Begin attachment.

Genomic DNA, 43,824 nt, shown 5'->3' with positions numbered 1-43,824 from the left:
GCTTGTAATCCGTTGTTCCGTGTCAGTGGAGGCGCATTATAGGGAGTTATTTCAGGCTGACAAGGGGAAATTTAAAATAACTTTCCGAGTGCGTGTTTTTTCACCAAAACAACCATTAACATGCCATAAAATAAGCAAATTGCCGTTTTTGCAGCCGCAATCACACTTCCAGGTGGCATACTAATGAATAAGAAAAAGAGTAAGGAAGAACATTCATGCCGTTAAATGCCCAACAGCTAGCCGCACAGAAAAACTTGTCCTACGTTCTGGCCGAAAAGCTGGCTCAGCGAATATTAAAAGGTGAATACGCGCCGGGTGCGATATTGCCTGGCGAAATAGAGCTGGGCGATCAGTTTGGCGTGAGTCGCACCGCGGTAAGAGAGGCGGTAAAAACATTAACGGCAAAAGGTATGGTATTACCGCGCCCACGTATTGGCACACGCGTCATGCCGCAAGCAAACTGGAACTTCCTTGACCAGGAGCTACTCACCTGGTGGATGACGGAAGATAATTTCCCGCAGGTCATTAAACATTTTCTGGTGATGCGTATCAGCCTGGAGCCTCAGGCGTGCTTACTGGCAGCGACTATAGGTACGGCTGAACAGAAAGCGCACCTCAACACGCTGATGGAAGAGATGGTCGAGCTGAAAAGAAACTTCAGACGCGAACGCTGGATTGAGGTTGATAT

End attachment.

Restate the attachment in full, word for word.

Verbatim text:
Genomic DNA, 43,824 nt, shown 5'->3' with positions numbered 1-43,824 from the left:
GCTTGTAATCCGTTGTTCCGTGTCAGTGGAGGCGCATTATAGGGAGTTATTTCAGGCTGACAAGGGGAAATTTAAAATAACTTTCCGAGTGCGTGTTTTTTCACCAAAACAACCATTAACATGCCATAAAATAAGCAAATTGCCGTTTTTGCAGCCGCAATCACACTTCCAGGTGGCATACTAATGAATAAGAAAAAGAGTAAGGAAGAACATTCATGCCGTTAAATGCCCAACAGCTAGCCGCACAGAAAAACTTGTCCTACGTTCTGGCCGAAAAGCTGGCTCAGCGAATATTAAAAGGTGAATACGCGCCGGGTGCGATATTGCCTGGCGAAATAGAGCTGGGCGATCAGTTTGGCGTGAGTCGCACCGCGGTAAGAGAGGCGGTAAAAACATTAACGGCAAAAGGTATGGTATTACCGCGCCCACGTATTGGCACACGCGTCATGCCGCAAGCAAACTGGAACTTCCTTGACCAGGAGCTACTCACCTGGTGGATGACGGAAGATAATTTCCCGCAGGTCATTAAACATTTTCTGGTGATGCGTATCAGCCTGGAGCCTCAGGCGTGCTTACTGGCAGCGACTATAGGTACGGCTGAACAGAAAGCGCACCTCAACACGCTGATGGAAGAGATGGTCGAGCTGAAAAGAAACTTCAGACGCGAACGCTGGATTGAGGTTGATAT